Soon like both will be thy lover, Still, alas ! those tears are mine!
Since blush, rose, love,-a. are fled.
Lon. Lit. Gaz.
(Lond. Lit. Gaz.)
FRAGMENTS BY L. E. L.
But troubled grew the eagle's crest,
And stern and careless his dark eye, As of that which might be
And so, regardless of the dove, I the love could pass over
I marvelled that she did not fy: I now feel for thee.
Then sudden spread his mighty plumes,
And flung the helpless dove away;
There on the ground, with broken wing,
And soiled and bleeding breast, she lay.
Poor silly bird ! if thou hadst Down,
Before, this fate had not been thine.
I wakened, and I thought how soon
Such fall, such falsehood, might be mine
INDIAN SONG. When the lamp of the vestal
Founded on a romantic species of Divination
practised by Indian Maidens.
To the moonlit waters of the lake
My little bark I gave,
And gentle as the jasmin's sigh
Was the wind that swept the wave.
I chose the night from many a one,
It was so very fair;
Scarcely the cocoa's light green plumes
Waved on the languid air:
Last year, beneath the summer moon,
I planted a young rose,
I water'd it at the sunrise,
And at the evening's close.
I only let one single flower
Amid the boughs abide,
Soon as they came I culled the beads
of every bud beside But lift up the smooth sod, and see los dark things bare:
I shaded it from the hot noon,
And from the midnight dew,
And fresh, and red, and beautiful,
My lonely rosebud grew.
This morning it was in its prime,
And then my bark I made And look thus on the human face
Of the green fragrant grass that grows
In the banana's shade,
I made a taper of white wax
From my own hive, whose bees
Had fed but upon hyacinth bells
And on young myrtle trees.
And in the bark that taper stood, My heart to say Farewell to thee?
Hung with a wreath of green, My first young love, the light, the hope,
And in the midst my lovely rose The breath, the soul of life to me!
Sat like a fairy queen. I had last night a strange wild dream,
I threw rich spice and scented oils The very emblem of my love,
Around the lighted flame, I saw a stately eagle's wing
And gave it to the stream, and called Become the refuge for a dove.
Upon Camdeo's name. And for a while most tenderly
My cheek blush'd warm, my heart beat bigh, The eagle cherished his guest;
The bark moved slowly on; And never had the dove a home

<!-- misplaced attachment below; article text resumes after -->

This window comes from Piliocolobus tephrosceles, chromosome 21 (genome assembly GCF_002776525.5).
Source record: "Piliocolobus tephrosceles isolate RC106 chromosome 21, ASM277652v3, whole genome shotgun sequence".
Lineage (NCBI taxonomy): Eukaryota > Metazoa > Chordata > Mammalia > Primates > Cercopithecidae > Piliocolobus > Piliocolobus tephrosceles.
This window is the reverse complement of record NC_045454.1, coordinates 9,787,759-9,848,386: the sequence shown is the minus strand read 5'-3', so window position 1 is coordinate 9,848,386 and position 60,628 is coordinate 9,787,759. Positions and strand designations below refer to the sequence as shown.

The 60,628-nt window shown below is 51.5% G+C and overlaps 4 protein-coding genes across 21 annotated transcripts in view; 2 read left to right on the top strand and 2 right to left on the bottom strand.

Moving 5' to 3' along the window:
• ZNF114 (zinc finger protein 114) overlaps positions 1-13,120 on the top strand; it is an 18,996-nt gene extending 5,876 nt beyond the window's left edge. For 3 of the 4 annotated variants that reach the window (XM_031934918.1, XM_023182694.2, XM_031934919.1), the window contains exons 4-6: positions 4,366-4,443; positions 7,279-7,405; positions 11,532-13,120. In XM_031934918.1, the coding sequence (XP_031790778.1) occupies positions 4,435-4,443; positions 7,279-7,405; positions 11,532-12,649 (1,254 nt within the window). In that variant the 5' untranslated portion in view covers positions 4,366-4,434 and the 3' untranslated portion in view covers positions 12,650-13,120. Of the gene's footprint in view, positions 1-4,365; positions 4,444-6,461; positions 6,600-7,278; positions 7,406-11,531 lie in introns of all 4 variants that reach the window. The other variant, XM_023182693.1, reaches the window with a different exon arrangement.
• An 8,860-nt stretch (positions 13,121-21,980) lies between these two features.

There breath'd no wind, there mored no wave, or happiness like that fond breast.
Yet like a thought 'twas gone. It was a sight for love to see
Alas, my bark! Alas, my rose ! That baughty and that gentle bird,
Yet wbat could I expect? Caressing and carest, so soft
I sent them on a voyage of love, The mingling marmurs from tbem heard.
And when was love not wreck'd ? L.E.L.
(Lond. Lit. Gaz.) MR. BULLOCK'S TRAVELS AND ACQUISITIONS IN MEXICO. SCHOOLED by great practice and himself of the political situation of the
experience in many of the arts and country, which opened channels jealousciences, eminently informed on sub- sy had dammed up since the conquests jects of natural philosophy, possessed by Spain, obtained possession of early of a mind peculiarly ardent and inqui- manuscripts and other records of the sitive, and indefatigable in exertion and most remarkable kind, and apparently research, we are not acquainted with of the highest antiquarian value. Of any man who has established so legiti- some of these things it shall be our mate a claim to the universal populari- “ hint to speak.” ty which confesses him (from Indus to It is now 300 years since the disco the Pole) than our friend Mr. William very of Mexico by the Spaniards, yet, Bullock. His exhibitions, of various owing to the narrow policy of the conand interesting kinds, have made him querors (who completely succeeded in known to the young, whom he has so shutting out the knowledge of this pleasantly instructed; while his skill most splendid portion of the pew has made him the intimate of the learn- world from the rest of Europe,) the aced, both at home and abroad, who counts of its ancient inhabitants and have found their advantage in consult- their metropolis (the scene of the extraing his intelligence.